Cyclones that appear in the Adriatic Sea basin strongly influence the climate and weather conditions in the area. In particular, apart from the usually mild climate, cyclone activity in the Adriatic and the central Mediterranean Sea provide both the main hydrological forcing and the trigger mechanisms for a range of extreme weather phenomena. Therefore, a basic understanding of the cyclogenesis over the Adriatic Sea is essential. In particular, the classification of different types of cyclogenesis in the area is fundamental because it will help the understanding and prediction of the relevant weather phenomena. In this study, based on the analysis of the 4-yr (2002–05) operational European Centre for Medium-Range Weather Forecasts T511 dataset, various types of cyclone tracks are classified and the mesocyclogenesis areas in the vicinity of the Adriatic Basin are isolated. This analysis indicates that the following four types of cyclogenesis over the Adriatic Sea can be identified: 1) type A: cyclones connected with preexisting Genoa cyclones [with two subcategories, (A-I) continuous track: Genoa cyclones crossing over the Apennines to the Adriatic Sea, and (A-II) discontinuous track: new surface cyclones generated over the Adriatic Sea under the influence of a parent cyclone generated in the Gulf of Genoa (Genoa cyclones) and moving toward the Adriatic but blocked by the Apennines]; 2) type B: cyclones developed in situ over the Adriatic Sea without any connections with other preexisting cyclones in the surrounding area; 3) type AB: mixed types A and B cyclones, including cases where two cyclones coexist and stride over the Apennines (twin or eyeglass cyclones); and 4) type C: cyclones moving from the Mediterranean Sea, but not from the Gulf of Genoa (non-Genoa cyclones) [with 2 subcategories: (C-I) continuous track: a non-Genoa cyclone is able to cross over the Apennines to the Adriatic Sea continuously, and (C-II) discontinuous track: a non-Genoa cyclone is blocked by the Apennines and a new surface cyclone is generated over the Adriatic Sea]. The relevant dynamics of the above types of cyclones are discussed along with characteristics of the cyclones and their synoptic situations at the lower and upper troposphere.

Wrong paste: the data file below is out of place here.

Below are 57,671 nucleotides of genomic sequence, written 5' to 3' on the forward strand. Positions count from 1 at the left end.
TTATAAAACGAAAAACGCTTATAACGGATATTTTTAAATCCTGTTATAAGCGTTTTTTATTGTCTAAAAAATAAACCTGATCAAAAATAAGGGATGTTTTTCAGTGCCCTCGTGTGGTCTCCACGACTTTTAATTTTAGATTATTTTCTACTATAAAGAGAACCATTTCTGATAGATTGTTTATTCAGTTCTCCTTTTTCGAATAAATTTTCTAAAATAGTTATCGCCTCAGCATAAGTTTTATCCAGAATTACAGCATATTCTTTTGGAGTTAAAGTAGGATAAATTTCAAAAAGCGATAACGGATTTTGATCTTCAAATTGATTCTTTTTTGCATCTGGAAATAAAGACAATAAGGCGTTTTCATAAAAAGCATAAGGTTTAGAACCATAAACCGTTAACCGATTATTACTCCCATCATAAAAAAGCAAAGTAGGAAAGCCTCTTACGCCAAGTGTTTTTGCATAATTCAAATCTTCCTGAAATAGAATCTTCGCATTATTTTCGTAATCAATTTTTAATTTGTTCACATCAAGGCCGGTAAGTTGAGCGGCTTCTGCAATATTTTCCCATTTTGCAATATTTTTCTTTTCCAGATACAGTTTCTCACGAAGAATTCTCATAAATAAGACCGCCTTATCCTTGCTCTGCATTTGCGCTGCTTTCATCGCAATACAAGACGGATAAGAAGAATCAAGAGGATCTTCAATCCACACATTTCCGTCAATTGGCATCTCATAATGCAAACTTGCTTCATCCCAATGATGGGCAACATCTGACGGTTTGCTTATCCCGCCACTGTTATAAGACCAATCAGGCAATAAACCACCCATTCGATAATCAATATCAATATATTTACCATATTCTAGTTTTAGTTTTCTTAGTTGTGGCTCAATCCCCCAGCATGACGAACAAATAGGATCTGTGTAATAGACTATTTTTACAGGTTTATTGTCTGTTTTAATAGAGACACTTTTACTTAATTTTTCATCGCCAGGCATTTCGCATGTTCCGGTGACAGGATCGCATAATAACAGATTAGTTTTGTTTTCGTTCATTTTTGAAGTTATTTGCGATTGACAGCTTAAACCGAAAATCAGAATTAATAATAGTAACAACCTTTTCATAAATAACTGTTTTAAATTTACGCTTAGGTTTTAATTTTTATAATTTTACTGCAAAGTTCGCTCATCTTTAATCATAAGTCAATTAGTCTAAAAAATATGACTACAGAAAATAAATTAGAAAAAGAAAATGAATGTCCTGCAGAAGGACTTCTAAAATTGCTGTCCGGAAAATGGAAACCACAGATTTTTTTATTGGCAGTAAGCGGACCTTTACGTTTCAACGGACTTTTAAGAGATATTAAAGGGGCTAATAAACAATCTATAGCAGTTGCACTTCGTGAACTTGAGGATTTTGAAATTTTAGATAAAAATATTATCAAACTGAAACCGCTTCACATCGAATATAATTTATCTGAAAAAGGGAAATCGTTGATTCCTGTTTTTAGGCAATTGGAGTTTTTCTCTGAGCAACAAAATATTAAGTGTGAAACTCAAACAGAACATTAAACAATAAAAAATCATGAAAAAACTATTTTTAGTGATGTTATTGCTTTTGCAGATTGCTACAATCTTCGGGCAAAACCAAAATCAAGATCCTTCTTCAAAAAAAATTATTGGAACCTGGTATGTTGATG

The Adriatic Sea is a mesoscale northwest–southeast elongated basin in the central Mediterranean Sea, which is approximately 200 km wide and 1200 km long and almost entirely enclosed by high mountains (Fig. 1): the Apennines to the west and southwest, the Alps to the north, and the Dinaric Alps to the east and southeast. The area usually enjoys a mild climate, but cyclone activity in the Adriatic and the central Mediterranean provides a trigger mechanism for a range of extreme weather phenomena, such as local downslope windstorm bora, or bura in Croatian (e.g., Smith 1987; Klemp and Durran 1987; Bajić 1989; Jurčec 1989; Ivančan-Picek and Tutiš 1996; Grubišić 2004; Belušić et al. 2004; Gohm and Mayr 2005), strong winds called sirocco and tramontana (Jurčec et al. 1996; Cavaleri et al. 1999; Pandžić and Likso 2005), heavy orographic precipitation, thunderstorms, supercells, and mesoscale convective systems (Ivančan-Picek et al. 2003). The geomorphology of the terrain and viscous energy transport may then, in turn, cause storm surges in Venice, Italy (Trigo and Davies 2002; Lionello 2005), flash floods (De Zolt et al. 2006), high seas (Leder et al. 1998), avalanches, and landslides (Lionello et al. 2006). However, despite the development of sophisticated high-resolution numerical mesoscale models, weather in the broad area of the Alpine lee (the Apennine and Adriatic regions) is still characterized with limited predictability, especially of mesoscale and submesoscale processes. For these reasons, field experiments such as the 1982 Alpine Experiment (ALPEX; see Kuettner 1986) and the 1999 Mesoscale Alpine Program (MAP; see, e.g., Bougeault et al. 2001) were designed to conduct meteorological measurements in the Adriatic region to allow for validation and error assessment of numerical models. Therefore, investigations of different cyclone types in the region and assessment of associated weather conditions, including extreme weather, are of a great importance not only for the improvement of weather forecasting but also for a more complete understanding of weather and climate impacts in the Mediterranean.